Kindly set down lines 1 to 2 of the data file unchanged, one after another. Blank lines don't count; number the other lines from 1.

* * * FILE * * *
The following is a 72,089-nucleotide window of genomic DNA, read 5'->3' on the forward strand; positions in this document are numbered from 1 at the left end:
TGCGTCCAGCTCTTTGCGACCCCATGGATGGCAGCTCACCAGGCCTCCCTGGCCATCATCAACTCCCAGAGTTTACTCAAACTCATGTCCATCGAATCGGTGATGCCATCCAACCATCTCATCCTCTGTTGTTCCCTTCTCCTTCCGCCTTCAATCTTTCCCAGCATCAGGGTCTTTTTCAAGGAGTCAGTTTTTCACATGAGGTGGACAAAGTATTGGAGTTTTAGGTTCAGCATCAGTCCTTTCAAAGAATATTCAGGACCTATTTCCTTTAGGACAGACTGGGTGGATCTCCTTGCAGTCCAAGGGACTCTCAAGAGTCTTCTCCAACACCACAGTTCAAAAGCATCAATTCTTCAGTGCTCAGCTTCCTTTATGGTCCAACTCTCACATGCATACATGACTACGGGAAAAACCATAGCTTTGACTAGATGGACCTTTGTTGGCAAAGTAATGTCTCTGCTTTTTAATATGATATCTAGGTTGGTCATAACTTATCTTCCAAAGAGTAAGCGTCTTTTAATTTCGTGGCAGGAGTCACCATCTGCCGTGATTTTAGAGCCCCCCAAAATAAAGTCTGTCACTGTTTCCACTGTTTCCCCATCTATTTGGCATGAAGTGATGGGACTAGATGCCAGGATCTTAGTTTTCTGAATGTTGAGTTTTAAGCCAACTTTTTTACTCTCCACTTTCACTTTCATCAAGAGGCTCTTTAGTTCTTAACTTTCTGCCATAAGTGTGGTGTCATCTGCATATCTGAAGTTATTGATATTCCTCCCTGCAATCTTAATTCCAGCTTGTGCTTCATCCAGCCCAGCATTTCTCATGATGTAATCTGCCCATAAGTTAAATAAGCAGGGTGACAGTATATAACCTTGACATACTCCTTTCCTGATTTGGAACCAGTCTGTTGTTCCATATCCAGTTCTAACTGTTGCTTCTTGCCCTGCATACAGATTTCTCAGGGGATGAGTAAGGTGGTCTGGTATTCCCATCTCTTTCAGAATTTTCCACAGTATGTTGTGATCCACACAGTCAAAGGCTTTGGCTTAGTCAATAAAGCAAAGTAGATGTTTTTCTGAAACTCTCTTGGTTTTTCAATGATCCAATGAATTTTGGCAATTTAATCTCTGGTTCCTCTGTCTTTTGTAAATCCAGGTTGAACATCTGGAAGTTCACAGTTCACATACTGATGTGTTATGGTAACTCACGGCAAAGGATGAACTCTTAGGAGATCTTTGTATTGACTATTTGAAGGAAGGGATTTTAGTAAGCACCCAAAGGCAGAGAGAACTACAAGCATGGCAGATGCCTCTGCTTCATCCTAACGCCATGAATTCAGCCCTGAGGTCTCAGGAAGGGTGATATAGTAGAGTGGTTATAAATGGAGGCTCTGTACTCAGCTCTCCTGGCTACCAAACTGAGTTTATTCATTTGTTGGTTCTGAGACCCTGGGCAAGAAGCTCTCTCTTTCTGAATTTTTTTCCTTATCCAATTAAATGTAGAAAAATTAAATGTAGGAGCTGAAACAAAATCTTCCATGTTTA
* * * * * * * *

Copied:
The following is a 72,089-nucleotide window of genomic DNA, read 5'->3' on the forward strand; positions in this document are numbered from 1 at the left end:
TGCGTCCAGCTCTTTGCGACCCCATGGATGGCAGCTCACCAGGCCTCCCTGGCCATCATCAACTCCCAGAGTTTACTCAAACTCATGTCCATCGAATCGGTGATGCCATCCAACCATCTCATCCTCTGTTGTTCCCTTCTCCTTCCGCCTTCAATCTTTCCCAGCATCAGGGTCTTTTTCAAGGAGTCAGTTTTTCACATGAGGTGGACAAAGTATTGGAGTTTTAGGTTCAGCATCAGTCCTTTCAAAGAATATTCAGGACCTATTTCCTTTAGGACAGACTGGGTGGATCTCCTTGCAGTCCAAGGGACTCTCAAGAGTCTTCTCCAACACCACAGTTCAAAAGCATCAATTCTTCAGTGCTCAGCTTCCTTTATGGTCCAACTCTCACATGCATACATGACTACGGGAAAAACCATAGCTTTGACTAGATGGACCTTTGTTGGCAAAGTAATGTCTCTGCTTTTTAATATGATATCTAGGTTGGTCATAACTTATCTTCCAAAGAGTAAGCGTCTTTTAATTTCGTGGCAGGAGTCACCATCTGCCGTGATTTTAGAGCCCCCCAAAATAAAGTCTGTCACTGTTTCCACTGTTTCCCCATCTATTTGGCATGAAGTGATGGGACTAGATGCCAGGATCTTAGTTTTCTGAATGTTGAGTTTTAAGCCAACTTTTTTACTCTCCACTTTCACTTTCATCAAGAGGCTCTTTAGTTCTTAACTTTCTGCCATAAGTGTGGTGTCATCTGCATATCTGAAGTTATTGATATTCCTCCCTGCAATCTTAATTCCAGCTTGTGCTTCATCCAGCCCAGCATTTCTCATGATGTAATCTGCCCATAAGTTAAATAAGCAGGGTGACAGTATATAACCTTGACATACTCCTTTCCTGATTTGGAACCAGTCTGTTGTTCCATATCCAGTTCTAACTGTTGCTTCTTGCCCTGCATACAGATTTCTCAGGGGATGAGTAAGGTGGTCTGGTATTCCCATCTCTTTCAGAATTTTCCACAGTATGTTGTGATCCACACAGTCAAAGGCTTTGGCTTAGTCAATAAAGCAAAGTAGATGTTTTTCTGAAACTCTCTTGGTTTTTCAATGATCCAATGAATTTTGGCAATTTAATCTCTGGTTCCTCTGTCTTTTGTAAATCCAGGTTGAACATCTGGAAGTTCACAGTTCACATACTGATGTGTTATGGTAACTCACGGCAAAGGATGAACTCTTAGGAGATCTTTGTATTGACTATTTGAAGGAAGGGATTTTAGTAAGCACCCAAAGGCAGAGAGAACTACAAGCATGGCAGATGCCTCTGCTTCATCCTAACGCCATGAATTCAGCCCTGAGGTCTCAGGAAGGGTGATATAGTAGAGTGGTTATAAATGGAGGCTCTGTACTCAGCTCTCCTGGCTACCAAACTGAGTTTATTCATTTGTTGGTTCTGAGACCCTGGGCAAGAAGCTCTCTCTTTCTGAATTTTTTTCCTTATCCAATTAAATGTAGAAAAATTAAATGTAGGAGCTGAAACAAAATCTTCCATGTTTA